Ohio to Phase Out Veal Crates
APRIL 10, 2011
Despite last year’s agreement with agribusiness interests in Ohio to ban and phase out certain cruel factory farming practices, the Ohio Livestock Care Standards Board (OLCSB) voted in favor of veal crate confinement. Today, we are happy to report that, thanks to the hard work and dedication of Farm Sanctuary members like you, on April 5, the OLCSB voted unanimously to reverse their decision, and to phase out the use of veal crates in Ohio.
More Clarity About Family Farms
AUGUST 12, 2010
In " Move to Limit 'Factor Farms' Gains Momentum " in today's New York Times , we learn that farmers in Ohio have agreed to phase out gestation crates within 15 years and veal crates by 2017. Where males and females were once put into a pen to mate, sows are now inseminated artificially and most are kept through their pregnancy in a 2-by-7-foot crate, in which they can lie down but not turn. “I
On What the Animal Ag Alliance Thinks of Us
MAY 30, 2009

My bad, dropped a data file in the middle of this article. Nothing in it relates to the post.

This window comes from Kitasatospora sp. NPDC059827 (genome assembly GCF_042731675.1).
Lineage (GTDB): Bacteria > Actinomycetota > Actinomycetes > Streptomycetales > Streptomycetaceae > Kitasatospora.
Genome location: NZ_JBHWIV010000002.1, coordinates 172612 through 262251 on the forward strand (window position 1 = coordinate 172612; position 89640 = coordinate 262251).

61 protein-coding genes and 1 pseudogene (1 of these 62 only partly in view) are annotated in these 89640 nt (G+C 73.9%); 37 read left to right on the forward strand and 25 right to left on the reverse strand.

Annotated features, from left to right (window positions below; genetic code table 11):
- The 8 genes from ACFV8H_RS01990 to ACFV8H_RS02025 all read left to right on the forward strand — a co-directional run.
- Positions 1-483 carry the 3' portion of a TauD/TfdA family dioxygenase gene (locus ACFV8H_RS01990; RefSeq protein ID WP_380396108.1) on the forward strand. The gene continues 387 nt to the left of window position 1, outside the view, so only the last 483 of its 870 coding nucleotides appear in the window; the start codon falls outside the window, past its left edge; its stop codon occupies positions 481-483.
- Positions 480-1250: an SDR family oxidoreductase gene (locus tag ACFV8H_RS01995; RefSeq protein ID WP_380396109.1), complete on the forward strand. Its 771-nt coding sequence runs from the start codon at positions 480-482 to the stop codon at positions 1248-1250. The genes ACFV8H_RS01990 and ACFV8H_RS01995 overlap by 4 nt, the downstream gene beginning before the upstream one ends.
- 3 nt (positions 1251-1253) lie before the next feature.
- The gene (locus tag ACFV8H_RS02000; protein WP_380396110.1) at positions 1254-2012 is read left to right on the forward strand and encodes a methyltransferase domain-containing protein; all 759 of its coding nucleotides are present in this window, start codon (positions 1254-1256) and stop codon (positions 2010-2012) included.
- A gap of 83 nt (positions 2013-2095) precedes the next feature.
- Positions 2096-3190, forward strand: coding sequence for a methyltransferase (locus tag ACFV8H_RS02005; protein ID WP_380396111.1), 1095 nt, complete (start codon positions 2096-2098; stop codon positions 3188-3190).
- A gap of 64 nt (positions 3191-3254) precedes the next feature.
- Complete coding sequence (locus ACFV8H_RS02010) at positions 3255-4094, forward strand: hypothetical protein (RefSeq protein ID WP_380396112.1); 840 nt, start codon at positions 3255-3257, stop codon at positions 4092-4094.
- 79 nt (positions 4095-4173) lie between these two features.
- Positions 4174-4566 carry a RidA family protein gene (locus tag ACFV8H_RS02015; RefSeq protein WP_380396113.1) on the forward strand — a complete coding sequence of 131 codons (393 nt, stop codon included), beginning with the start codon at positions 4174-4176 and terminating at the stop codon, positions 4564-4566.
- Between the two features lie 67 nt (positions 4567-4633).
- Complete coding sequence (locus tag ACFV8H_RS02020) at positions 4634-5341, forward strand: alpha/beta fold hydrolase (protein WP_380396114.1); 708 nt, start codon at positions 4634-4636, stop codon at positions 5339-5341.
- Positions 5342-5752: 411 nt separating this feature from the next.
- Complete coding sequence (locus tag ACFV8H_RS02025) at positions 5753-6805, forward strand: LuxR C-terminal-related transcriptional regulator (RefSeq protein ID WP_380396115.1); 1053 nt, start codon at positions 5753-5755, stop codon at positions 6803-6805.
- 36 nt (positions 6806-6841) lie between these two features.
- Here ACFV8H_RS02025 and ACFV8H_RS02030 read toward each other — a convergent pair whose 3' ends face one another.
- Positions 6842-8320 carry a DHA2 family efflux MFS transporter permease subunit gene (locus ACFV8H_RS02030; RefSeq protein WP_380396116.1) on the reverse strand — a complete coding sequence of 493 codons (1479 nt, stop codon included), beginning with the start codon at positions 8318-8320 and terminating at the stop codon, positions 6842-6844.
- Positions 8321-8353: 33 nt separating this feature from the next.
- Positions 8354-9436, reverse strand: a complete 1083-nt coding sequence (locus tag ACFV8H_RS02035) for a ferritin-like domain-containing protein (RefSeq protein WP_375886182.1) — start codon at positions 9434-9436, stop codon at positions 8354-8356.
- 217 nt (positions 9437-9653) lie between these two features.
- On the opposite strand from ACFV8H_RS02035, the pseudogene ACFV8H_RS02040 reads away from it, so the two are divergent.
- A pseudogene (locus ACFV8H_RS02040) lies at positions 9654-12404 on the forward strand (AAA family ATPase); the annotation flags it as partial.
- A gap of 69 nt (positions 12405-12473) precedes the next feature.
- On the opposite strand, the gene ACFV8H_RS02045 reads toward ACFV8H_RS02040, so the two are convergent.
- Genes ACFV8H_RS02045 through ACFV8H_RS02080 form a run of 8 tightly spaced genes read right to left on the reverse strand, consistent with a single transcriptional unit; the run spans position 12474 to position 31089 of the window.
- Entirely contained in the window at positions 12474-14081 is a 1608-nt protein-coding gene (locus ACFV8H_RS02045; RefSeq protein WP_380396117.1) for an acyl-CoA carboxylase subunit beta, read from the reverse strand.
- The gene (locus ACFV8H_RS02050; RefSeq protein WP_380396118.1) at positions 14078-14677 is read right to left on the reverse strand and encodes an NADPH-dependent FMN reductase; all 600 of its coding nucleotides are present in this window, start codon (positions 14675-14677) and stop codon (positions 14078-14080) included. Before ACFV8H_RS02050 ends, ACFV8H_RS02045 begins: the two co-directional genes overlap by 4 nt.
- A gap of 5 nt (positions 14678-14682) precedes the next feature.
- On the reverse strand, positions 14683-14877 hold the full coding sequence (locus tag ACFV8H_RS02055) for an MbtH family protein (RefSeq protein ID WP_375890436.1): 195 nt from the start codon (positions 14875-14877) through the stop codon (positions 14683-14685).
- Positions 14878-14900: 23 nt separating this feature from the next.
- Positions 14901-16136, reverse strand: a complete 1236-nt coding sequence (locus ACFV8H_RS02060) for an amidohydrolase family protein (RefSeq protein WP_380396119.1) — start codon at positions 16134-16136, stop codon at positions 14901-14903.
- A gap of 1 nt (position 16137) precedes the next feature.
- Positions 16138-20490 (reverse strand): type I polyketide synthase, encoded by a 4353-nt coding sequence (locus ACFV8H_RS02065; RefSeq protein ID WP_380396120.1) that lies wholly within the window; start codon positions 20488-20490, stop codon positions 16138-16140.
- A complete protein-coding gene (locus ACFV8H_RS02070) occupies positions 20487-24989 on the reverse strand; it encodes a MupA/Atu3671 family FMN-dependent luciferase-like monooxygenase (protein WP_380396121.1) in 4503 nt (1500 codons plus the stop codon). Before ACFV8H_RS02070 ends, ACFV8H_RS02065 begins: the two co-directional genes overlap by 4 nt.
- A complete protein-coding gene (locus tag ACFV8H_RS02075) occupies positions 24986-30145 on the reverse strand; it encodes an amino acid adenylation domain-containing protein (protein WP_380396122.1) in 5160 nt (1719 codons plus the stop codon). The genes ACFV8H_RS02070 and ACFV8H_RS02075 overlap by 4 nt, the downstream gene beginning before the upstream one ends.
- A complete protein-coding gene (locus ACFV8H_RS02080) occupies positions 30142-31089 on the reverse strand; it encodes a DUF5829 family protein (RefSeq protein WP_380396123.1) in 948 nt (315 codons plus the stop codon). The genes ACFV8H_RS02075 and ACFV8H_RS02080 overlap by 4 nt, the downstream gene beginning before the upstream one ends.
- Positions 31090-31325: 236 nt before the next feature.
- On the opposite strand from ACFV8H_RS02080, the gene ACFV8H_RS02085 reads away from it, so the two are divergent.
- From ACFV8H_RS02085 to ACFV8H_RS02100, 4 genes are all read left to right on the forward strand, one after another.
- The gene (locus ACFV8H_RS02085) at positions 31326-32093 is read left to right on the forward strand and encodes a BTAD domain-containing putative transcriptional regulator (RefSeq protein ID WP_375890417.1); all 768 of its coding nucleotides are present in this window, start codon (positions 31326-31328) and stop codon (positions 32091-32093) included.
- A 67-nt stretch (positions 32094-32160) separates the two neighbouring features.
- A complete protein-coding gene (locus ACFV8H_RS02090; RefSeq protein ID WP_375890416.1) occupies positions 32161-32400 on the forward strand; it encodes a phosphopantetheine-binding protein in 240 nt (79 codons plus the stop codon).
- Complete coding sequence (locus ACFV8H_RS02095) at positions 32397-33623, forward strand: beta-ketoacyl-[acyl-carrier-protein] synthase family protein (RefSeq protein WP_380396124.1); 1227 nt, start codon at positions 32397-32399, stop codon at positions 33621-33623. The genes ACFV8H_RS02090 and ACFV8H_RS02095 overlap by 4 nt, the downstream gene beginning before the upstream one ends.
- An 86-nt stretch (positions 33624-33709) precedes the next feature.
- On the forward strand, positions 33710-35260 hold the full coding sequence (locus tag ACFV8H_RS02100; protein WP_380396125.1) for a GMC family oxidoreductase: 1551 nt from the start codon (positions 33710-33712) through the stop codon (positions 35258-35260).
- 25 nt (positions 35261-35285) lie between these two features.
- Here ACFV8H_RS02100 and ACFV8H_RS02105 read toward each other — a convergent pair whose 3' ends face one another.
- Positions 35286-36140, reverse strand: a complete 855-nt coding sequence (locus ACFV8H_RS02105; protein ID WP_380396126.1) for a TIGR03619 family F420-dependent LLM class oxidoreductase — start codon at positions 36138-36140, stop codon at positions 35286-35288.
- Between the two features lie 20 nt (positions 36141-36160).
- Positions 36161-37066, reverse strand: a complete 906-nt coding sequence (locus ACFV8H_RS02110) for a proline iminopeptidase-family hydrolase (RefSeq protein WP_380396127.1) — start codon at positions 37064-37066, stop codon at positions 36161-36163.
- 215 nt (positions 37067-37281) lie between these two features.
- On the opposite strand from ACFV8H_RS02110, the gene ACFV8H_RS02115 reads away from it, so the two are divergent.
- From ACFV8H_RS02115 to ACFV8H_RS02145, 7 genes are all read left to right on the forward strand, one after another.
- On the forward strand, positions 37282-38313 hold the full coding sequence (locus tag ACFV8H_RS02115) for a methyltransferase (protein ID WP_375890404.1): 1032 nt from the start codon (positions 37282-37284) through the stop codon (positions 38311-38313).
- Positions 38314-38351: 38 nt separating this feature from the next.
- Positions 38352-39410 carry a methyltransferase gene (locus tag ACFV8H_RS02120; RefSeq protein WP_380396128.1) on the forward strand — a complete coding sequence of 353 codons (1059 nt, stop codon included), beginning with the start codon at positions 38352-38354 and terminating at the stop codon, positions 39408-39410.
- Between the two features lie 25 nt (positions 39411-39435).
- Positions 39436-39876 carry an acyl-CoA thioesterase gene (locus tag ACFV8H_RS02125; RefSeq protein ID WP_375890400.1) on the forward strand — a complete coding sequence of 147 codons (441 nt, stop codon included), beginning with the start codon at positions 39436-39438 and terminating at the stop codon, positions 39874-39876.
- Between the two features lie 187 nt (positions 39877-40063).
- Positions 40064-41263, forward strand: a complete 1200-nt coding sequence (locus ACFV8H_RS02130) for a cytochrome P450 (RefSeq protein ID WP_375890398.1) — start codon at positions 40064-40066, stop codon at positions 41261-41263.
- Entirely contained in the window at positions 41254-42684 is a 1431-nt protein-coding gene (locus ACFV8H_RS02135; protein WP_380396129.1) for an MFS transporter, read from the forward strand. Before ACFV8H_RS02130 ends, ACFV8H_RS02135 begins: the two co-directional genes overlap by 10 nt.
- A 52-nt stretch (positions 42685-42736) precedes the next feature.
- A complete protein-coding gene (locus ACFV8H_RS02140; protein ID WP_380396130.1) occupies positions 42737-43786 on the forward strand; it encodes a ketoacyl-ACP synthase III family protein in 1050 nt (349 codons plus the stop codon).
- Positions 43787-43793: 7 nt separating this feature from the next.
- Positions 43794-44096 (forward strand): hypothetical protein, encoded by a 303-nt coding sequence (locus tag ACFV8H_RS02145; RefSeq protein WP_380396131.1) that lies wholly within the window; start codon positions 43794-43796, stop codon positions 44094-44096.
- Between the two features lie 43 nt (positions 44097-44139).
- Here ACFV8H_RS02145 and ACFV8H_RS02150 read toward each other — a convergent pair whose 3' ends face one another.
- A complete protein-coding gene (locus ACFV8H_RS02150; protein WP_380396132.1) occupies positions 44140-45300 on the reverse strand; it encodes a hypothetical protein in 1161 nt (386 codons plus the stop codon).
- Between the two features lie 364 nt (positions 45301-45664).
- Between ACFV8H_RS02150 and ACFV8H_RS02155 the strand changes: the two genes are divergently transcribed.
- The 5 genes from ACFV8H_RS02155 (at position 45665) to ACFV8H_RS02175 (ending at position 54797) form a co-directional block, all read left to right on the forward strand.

They do appear to wish to put an end to what they believe are the worst abuses of institutionalized animal agriculture, such as gestation crates and veal crates, but that's hardly a call to end animal agriculture. Besides, is the "modern" veal crate something to be proud of?
Animal Advocates' Successes Have Factory Farmers Running Scared
FEBRUARY 6, 2007
Consider some of the victories: On November 5th, 2002, more than two and a half million Floridians voted "Yes" on Amendment 10 to amend the state constitution and prohibit the use of gestation crates , narrow metal cages where breeding pigs are kept for most of their lives. On November 7, 2006, Arizonans voted overwhelmingly, by 62 percent, in favor of Proposition 204, to ban the cruel and intensive confinement of veal calves and pregnant pigs on industrialized factory farms.
Reasons Consistently Applied
SEPTEMBER 7, 2009
Since the male offspring of dairy cows don't produce milk, they are sold to veal farms, where they are permanently confined in veal crates that prevent them from moving or turning around. So, by purchasing dairy products one is indirectly supporting the inherently cruel veal industry. I suspect that many regular readers of Animal Ethics are already vegetarians.